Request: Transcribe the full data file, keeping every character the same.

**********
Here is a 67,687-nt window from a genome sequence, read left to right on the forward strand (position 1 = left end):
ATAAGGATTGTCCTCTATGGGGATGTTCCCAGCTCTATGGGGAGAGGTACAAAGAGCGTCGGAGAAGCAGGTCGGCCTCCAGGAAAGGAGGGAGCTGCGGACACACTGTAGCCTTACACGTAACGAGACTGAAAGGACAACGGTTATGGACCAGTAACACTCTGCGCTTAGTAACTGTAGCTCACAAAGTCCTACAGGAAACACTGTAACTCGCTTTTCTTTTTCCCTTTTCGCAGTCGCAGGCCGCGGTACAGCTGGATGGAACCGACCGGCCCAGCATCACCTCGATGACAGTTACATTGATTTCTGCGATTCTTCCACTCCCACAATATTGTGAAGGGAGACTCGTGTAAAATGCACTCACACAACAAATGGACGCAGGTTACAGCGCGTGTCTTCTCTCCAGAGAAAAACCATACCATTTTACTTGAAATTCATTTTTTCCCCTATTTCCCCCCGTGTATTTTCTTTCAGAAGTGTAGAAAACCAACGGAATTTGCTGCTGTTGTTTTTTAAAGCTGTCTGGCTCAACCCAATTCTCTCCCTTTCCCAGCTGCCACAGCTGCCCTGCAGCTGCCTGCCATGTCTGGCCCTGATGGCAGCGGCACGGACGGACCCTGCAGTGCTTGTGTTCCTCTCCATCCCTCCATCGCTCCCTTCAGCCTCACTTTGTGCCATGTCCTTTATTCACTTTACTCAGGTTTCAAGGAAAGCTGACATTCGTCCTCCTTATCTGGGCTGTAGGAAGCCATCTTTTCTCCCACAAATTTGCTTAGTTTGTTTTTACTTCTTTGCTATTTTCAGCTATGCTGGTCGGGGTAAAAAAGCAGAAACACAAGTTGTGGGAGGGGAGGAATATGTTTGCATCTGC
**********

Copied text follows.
Here is a 67,687-nt window from a genome sequence, read left to right on the forward strand (position 1 = left end):
ATAAGGATTGTCCTCTATGGGGATGTTCCCAGCTCTATGGGGAGAGGTACAAAGAGCGTCGGAGAAGCAGGTCGGCCTCCAGGAAAGGAGGGAGCTGCGGACACACTGTAGCCTTACACGTAACGAGACTGAAAGGACAACGGTTATGGACCAGTAACACTCTGCGCTTAGTAACTGTAGCTCACAAAGTCCTACAGGAAACACTGTAACTCGCTTTTCTTTTTCCCTTTTCGCAGTCGCAGGCCGCGGTACAGCTGGATGGAACCGACCGGCCCAGCATCACCTCGATGACAGTTACATTGATTTCTGCGATTCTTCCACTCCCACAATATTGTGAAGGGAGACTCGTGTAAAATGCACTCACACAACAAATGGACGCAGGTTACAGCGCGTGTCTTCTCTCCAGAGAAAAACCATACCATTTTACTTGAAATTCATTTTTTCCCCTATTTCCCCCCGTGTATTTTCTTTCAGAAGTGTAGAAAACCAACGGAATTTGCTGCTGTTGTTTTTTAAAGCTGTCTGGCTCAACCCAATTCTCTCCCTTTCCCAGCTGCCACAGCTGCCCTGCAGCTGCCTGCCATGTCTGGCCCTGATGGCAGCGGCACGGACGGACCCTGCAGTGCTTGTGTTCCTCTCCATCCCTCCATCGCTCCCTTCAGCCTCACTTTGTGCCATGTCCTTTATTCACTTTACTCAGGTTTCAAGGAAAGCTGACATTCGTCCTCCTTATCTGGGCTGTAGGAAGCCATCTTTTCTCCCACAAATTTGCTTAGTTTGTTTTTACTTCTTTGCTATTTTCAGCTATGCTGGTCGGGGTAAAAAAGCAGAAACACAAGTTGTGGGAGGGGAGGAATATGTTTGCATCTGC